Bush Remarks On Gay Marriage, Defends Obama’s NSA Tactics: ‘Got Into Oval Office, Realized The Dangers’
George W Bush, currently on a bit of a comeback tour that began with the opening of his library and recently took him through Africa, spoke to a red-socked Jonathan Karl about gay marriage, immigration reform, and the revival of his counterterrorism policies under the Obama administration.
Obama’s counterterrorism policies have been widely viewed as a continuation of Bush’s, especially since the release of classified material revealing the Democrat’s surveillance practices as an extension of Bush’s, rather than a repudiation of them. Members of Bush’s administration have wagged that Obama is now leading a “fourth Bush term.”
Bush himself was more empathetic. “The president got into the Oval Office and realized the dangers to the United States,” he said, “and he’s acted in a way that he thinks is necessary to protect the country. Protecting the country is the most important job of the presidency.”
The thorniest moment of the interview came when Karl asked Bush about a comment the former president had made recently in response to a question on the compatibility of gay marriage and Christianity, in which Bush semi-paraphrased Matthew 7:5: “I shouldn’t be taking a speck out of somebody else’s eye when I have got a log in my own.”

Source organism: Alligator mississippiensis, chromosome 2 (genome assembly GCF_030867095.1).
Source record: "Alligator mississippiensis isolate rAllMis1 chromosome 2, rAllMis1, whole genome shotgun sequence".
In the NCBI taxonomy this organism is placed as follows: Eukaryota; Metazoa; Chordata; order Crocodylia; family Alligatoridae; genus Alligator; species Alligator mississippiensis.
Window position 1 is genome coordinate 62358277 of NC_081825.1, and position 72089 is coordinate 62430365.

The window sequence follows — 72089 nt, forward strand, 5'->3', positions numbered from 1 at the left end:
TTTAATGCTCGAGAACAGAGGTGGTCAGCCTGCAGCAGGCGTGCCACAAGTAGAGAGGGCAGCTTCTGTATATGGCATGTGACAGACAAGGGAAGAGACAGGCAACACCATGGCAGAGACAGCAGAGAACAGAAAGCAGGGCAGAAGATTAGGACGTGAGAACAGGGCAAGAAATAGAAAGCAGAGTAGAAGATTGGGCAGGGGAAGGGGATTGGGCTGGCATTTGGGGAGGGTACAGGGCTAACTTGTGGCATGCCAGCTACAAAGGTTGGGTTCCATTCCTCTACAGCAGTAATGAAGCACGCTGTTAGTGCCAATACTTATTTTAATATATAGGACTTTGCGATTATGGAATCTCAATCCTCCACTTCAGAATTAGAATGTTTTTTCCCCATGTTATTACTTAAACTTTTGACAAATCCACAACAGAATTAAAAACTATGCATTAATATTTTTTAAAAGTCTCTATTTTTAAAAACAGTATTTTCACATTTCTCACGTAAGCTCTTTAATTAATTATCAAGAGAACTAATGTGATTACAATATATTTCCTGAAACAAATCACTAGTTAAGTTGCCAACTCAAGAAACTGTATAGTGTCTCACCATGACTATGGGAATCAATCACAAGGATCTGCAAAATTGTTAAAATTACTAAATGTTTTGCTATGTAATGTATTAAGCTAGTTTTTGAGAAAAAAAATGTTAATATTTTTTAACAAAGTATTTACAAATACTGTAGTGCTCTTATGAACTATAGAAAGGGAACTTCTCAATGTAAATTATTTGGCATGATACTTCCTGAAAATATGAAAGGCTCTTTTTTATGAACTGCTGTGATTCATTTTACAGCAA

“I meant that I wasn’t going to answer the question then, and I’m not going to answer it now,” Bush told Karl. “I just don’t want to wade back into the debate. I’m out of politics.” Bush then averred a bit. “I meant it’s very important for people not to be overly critical of someone else until you examine your own heart.”
Karl pressed him on whether he’s evolved on gay marriage. “You didn’t hear my answer,” Bush said, in the same key of blunt charm that marked his presidency. “I’m not going to wade into those kinds of issues. The only way I can really make news is either criticize the president, which I don’t want to do, criticize my own party, or wade in on a controversial issue. I’m off the stage.”
Bush was more forthcoming on immigration reform, a key issue of his second term and one of his major disappointments.
“The legislative process can be ugly, but it looks like immigration has a chance to pass,” he said. When Karl asked whether its failure could doom the Republican Party, Bush added: “The reason to pass immigration reform is not to bolster a Republican Party, it’s to fix a system that’s broken. Good policy yields good politics.”
Watch the interview here, via ABC News:
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